Facilitating the Spread of Knowledge and Innovation in Professional Software Development

Write for InfoQ


Choose your language

InfoQ Homepage News GitHub Copilot Adopts Paid Model, Still Free for Some Open-Source Maintainers and Students

GitHub Copilot Adopts Paid Model, Still Free for Some Open-Source Maintainers and Students


After almost one year in technical preview, GitHub Copilot is now prime time-ready for students and individual developers, says GitHub, while companies and larger organizations could get access to it before the end of the year.

GitHub Copilot is an AI-powered service that aims to help developers write new code by analyzing already existing code as well as comments. This could be described as a sort of code completion "on steroids", but it can go as far as to suggest the implementation of whole functions based on their signatures.

When you type code or comments, GitHub Copilot suggests the next line of code. But it’s not only a single word or line of code. GitHub Copilot can suggest complete methods, boilerplate code, whole unit tests, and even complex algorithms.

According to GitHub, over 1.2 million developers used Copilot in the last twelve months, with a shocking 40% figure of code written by Copilot in files where it is enabled.

The transition to general availability mostly means that Copilot ceases to be available for free. Interested developers will have to pay 10 USD/month or $100 USD/year to use the service, with a 60-day free trial. Yet, GitHub will offer Copilot for free to verified students and to maintainers of popular open source projects.

Since its launch, the open source community has been extensively discussing the implications of Copilot and similar services and sharing hands-on experience with it.

While the service has raised concerns about the security of the suggestions it provides or code correctness, a number of senior developers have also highlighted its benefits when it comes to generating boilerplate code. More recently the general consensus seems to be that the tool can come up with great suggestions in a few cases, while providing acceptable ones or completely missing the mark in others. Some users suggested the possibility of enabling or disabling it depending on the kind of code that one is going to write, e.g. enabling it before starting to write unit tests. As Microsoft's Cassie Breviu stresses, it is important the programmer knows how to correctly ask things and understand what they are doing:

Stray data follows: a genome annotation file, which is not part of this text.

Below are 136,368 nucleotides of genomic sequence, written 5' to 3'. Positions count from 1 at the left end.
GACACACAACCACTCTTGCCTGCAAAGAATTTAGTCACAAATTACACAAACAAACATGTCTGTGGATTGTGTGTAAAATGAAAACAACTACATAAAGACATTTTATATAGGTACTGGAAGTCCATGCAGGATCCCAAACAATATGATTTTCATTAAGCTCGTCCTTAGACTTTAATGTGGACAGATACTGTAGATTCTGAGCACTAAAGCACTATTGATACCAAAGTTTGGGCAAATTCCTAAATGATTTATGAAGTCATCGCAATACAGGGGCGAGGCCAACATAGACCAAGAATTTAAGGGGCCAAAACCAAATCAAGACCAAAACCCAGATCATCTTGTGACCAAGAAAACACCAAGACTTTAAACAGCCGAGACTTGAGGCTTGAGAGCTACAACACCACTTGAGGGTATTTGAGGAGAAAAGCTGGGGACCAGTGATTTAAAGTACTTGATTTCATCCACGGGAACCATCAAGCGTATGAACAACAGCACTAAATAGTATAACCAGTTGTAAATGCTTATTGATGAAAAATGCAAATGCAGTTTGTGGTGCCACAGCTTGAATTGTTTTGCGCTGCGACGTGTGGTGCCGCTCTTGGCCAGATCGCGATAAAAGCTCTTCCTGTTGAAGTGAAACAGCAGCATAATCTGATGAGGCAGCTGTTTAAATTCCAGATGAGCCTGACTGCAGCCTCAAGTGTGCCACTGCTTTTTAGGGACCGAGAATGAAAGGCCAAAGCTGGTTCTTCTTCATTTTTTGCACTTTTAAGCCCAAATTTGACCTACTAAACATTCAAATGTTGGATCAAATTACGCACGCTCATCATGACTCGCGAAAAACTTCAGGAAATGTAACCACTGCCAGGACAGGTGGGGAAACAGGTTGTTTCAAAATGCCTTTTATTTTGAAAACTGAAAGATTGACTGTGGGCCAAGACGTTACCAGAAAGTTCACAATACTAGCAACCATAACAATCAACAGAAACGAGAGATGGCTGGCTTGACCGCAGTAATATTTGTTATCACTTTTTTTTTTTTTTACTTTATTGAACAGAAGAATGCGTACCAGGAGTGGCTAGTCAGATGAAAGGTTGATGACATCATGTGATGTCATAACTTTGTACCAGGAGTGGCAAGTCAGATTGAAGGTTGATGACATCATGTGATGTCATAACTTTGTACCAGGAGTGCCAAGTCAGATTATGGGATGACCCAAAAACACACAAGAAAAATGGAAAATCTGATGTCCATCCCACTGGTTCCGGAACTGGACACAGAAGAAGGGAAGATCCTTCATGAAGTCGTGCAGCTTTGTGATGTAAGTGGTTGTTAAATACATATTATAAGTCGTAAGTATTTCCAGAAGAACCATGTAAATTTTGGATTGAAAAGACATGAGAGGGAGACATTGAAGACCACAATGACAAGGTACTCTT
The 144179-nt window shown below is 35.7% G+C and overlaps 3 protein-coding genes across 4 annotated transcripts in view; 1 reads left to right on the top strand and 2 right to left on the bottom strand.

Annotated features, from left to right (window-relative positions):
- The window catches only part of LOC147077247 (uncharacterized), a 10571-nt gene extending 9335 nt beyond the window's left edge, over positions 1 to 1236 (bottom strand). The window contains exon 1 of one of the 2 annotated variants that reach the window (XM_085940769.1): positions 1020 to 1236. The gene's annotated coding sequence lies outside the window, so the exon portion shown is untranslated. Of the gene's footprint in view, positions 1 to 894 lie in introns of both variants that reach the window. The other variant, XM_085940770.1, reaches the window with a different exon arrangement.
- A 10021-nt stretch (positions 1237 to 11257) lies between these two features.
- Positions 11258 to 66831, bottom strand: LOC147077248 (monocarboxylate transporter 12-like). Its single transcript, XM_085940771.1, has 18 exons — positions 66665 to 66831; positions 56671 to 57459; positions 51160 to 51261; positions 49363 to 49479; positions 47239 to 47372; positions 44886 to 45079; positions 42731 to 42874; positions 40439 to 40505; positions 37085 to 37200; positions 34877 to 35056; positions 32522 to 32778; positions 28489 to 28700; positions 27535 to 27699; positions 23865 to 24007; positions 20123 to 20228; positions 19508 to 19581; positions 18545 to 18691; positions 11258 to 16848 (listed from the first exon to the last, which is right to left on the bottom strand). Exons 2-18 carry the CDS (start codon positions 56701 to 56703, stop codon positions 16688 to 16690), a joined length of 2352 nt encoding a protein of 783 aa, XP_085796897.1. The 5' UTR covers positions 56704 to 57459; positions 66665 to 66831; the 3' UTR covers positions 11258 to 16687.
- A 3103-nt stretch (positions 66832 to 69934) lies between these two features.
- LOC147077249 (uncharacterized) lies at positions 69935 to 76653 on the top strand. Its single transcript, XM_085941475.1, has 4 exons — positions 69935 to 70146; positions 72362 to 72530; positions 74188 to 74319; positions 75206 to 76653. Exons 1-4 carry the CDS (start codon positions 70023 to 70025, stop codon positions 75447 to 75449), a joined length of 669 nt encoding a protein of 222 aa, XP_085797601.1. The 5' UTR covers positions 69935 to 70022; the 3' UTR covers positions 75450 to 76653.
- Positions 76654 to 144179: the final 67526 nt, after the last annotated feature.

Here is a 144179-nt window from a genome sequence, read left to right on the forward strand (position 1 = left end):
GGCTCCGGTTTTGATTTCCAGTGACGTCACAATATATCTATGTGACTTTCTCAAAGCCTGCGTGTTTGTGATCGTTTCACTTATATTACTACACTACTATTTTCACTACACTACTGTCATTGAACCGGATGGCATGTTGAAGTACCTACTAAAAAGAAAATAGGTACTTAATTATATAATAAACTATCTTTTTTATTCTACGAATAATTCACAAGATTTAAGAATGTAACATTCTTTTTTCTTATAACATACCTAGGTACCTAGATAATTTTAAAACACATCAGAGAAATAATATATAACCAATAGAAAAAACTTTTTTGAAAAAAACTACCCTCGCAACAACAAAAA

When you think about things like that and you think about AI as your pair programmer, you still need to understand what you're doing. You still need to understand functionally how to build your program and you still need to understand the code that's coming out. It doesn't replace us. It makes us more productive and it changes your workflow, which is really cool.

Whatever its merits may currently be on technical or usefulness ground, AI-based code generation is still in its infancy. This means it is understandable that it is not perfect yet, but it will likely improve over time and help increase developer productivity. However, as it often happens with AI-powered tech, there is also a number of concerns of legal and moral nature that have been topic of discussion since the very beginning. It is a matter of speculation whether the delay in offering Copilot to companies may be related to legal concerns, such as what would be the status of a codebase including a Copilot-suggested code snippet identical to some GPL or copyleft code. According to GitHub, while not frequent, there is definitely a possibility that Copilot outputs code snippets that match those in the training set.

GitHub Copilot is not the only AI-based developer assistant currently available. Most notably, Tabnine and Kite are two older alternatives. And it is likely that new players will join this arena, as the introduction of AWS CodeWhisperer preview seems to point out.

About the Author

Rate this Article